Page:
HUGE shout out to all my 2016 club members–such an amazing group.  I can’t wait to see all of you back next year and to share more adventures with you!  And WELCOME to those of you who will be joining us in 2017 for the first time.  You are in for a treat, with new friends and new skills and lovely patterns and lots of laughs.

See below for details on each club and links to register!

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The End of the Stash

I wore my Driftless Cardigan–photograph below from Instagram, and yet another garment I have yet to blog about because I’m too busy wearing it–this morning, and a friend asked if I had made it.  And what I told her is this weird revelation that I’ve been having over and over, and that feels so obvious that I keep doing a double-take, because how have I failed to see the truth of this so many times?  It is this: I wear the clothes most that I like most.

navy Driftless Cardigan | Whipstitch

I mean, FOR REAL.  Like it’s possible to have a more banal epiphany, a more lame realization.  I WEAR THE STUFF I LIKE BECAUSE THAT’S THE STUFF I LIKE.  This is, perhaps, not the deepest thought I’ve ever had.  And yet!  It feels so pivotal!

Plus, see, there’s a little more to it than that.  Honest, there really is, particularly if you’re someone who sews.  The point of my comment to my friend this morning wasn’t that I wear stuff I like–it was that I have made a LOT of stuff in the past, with my very own two hands, that I didn’t really wear that often.  And it was because I didn’t like it as much–certainly not MORE–than things I already had in my closet.  I wasn’t making those garments because I needed them, or even because I wanted the actual finished product.  It was because I wanted to do the sewing, but not because I wanted the sewn item.  Do you see how that can lead to a lot of back-of-closet pieces?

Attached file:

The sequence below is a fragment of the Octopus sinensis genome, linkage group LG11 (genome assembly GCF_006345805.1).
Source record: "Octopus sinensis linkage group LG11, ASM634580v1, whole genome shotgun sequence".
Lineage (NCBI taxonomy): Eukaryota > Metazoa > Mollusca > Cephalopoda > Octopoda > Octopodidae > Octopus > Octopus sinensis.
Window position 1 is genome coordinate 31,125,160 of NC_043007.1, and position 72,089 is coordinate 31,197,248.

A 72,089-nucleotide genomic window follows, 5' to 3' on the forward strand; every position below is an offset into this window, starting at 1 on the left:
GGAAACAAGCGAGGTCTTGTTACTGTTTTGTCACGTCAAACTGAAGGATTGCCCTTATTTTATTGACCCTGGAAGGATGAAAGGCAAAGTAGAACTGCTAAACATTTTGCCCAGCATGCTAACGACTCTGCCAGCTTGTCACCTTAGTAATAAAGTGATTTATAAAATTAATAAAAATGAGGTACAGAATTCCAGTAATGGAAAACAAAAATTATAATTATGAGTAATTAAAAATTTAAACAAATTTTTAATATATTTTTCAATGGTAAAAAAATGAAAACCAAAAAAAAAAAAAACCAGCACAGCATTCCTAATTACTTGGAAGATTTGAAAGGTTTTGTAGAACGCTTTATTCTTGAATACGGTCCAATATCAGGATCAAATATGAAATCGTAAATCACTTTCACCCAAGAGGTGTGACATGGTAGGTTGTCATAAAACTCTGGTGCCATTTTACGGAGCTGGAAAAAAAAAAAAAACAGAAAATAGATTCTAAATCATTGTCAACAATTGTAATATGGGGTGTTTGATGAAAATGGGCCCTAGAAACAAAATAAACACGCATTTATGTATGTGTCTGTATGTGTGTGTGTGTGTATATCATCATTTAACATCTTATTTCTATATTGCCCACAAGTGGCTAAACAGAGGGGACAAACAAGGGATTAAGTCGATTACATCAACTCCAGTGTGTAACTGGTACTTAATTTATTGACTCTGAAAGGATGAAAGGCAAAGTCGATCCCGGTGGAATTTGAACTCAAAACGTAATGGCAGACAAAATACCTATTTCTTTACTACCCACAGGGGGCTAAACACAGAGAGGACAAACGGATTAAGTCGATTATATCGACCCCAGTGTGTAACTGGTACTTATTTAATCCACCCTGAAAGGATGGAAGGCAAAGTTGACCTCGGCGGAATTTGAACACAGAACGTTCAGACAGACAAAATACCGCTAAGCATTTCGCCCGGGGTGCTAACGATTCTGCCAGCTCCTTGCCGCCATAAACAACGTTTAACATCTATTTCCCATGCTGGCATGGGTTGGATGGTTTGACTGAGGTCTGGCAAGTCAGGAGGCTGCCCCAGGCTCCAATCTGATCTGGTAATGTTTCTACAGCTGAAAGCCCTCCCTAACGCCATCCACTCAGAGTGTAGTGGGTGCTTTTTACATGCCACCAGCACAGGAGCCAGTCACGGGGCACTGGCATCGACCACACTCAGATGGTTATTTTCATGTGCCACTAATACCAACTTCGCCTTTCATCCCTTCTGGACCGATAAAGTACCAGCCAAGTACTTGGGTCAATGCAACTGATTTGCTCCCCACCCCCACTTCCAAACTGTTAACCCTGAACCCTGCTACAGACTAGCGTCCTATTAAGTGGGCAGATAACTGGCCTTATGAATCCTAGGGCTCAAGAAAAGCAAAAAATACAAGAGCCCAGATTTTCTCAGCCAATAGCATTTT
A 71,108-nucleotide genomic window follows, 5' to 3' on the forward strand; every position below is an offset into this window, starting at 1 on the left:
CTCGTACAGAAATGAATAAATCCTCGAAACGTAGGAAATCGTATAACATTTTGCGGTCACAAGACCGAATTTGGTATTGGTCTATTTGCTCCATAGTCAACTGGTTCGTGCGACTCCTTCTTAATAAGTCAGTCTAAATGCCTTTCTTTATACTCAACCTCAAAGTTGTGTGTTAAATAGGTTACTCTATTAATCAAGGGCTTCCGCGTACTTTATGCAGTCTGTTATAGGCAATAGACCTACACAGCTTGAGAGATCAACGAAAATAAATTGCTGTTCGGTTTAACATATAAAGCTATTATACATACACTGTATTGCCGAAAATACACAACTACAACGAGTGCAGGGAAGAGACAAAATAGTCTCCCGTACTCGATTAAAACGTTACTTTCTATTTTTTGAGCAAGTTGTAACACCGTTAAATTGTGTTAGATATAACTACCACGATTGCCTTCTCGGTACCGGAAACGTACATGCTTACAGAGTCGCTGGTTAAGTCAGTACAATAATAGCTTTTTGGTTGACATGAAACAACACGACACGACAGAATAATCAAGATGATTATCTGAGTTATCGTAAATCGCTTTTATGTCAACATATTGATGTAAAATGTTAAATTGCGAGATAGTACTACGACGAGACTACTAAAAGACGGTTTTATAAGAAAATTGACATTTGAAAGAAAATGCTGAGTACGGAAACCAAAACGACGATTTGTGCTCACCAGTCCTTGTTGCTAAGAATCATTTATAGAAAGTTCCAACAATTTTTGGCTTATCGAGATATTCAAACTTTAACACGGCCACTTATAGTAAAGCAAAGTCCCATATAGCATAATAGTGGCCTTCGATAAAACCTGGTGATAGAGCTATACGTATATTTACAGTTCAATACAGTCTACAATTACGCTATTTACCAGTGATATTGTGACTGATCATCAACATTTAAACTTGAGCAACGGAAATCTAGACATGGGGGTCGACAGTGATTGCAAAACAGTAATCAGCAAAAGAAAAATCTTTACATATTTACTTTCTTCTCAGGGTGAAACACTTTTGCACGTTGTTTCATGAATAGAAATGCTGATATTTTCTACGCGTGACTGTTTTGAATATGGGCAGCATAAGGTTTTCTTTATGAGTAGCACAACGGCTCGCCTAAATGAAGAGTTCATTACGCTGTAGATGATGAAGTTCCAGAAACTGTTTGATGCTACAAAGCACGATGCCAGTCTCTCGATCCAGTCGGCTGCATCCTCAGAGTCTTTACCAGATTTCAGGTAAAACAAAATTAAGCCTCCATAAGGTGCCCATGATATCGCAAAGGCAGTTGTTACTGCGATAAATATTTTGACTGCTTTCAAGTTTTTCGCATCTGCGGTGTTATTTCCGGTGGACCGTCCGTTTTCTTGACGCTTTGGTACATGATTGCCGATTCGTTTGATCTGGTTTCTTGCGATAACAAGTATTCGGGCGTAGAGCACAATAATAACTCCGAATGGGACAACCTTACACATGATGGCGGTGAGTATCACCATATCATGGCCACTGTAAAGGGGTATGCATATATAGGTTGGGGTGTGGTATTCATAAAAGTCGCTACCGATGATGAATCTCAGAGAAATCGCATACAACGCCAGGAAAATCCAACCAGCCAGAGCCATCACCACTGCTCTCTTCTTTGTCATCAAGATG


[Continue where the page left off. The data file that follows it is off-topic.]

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I think more and more of us are aware of the ways in which consumption affects our lives, and how easy it is as someone who Makes, capital M, to fall into this trap of accumulation.  We call it “stashing” but I think we all recognize that it’s really hoarding.  I have said multiple times recently that I’m working through some uncomfortable feelings about my own greed.  I don’t like feeling that I’ve bought a ton of stuff that I didn’t really need, I just wanted to HAVE it.  But then I never use it?  It just sits there?  What IS that?

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Let’s put those two ideas together, two ideas that don’t seem to relate to one another, but gimme a minute and I’ll show you how they’re actually two puzzle pieces that fit in a way that makes it obvious that this one’s the corner and that one’s the bottom edge and we’re finally getting the borders done so we can start to work on the inside.  ONE: I keep sewing things I don’t really want.  TWO:  I keep accumulating fabrics that I ONLY want.

Good grief, are we all just a bunch of sad bunnies lost in a snowy forest, or what?  WHY AREN’T WE SEWING THINGS WITH THAT FABRIC WE’VE BEEN HOARDING?

navy Demi Pant | Whipstitch

Because then, I would have lots of items I am really excited about, and a much smaller trove of neatly stacked “precious” fabrics that will molder and become dust before I can possibly get to them.  It isn’t so much about not stashing fabric, it’s more about making things I really love and love to use.  I don’t want to address the greed of having lots of fabrics I don’t need by replacing it with the greed of having a lot of GARMENTS I don’t need–I want to use the two categories to build the DNA of good sewing practices, deliberate acts of creation, the double-helix of satisfaction and beauty, without waste or gluttony.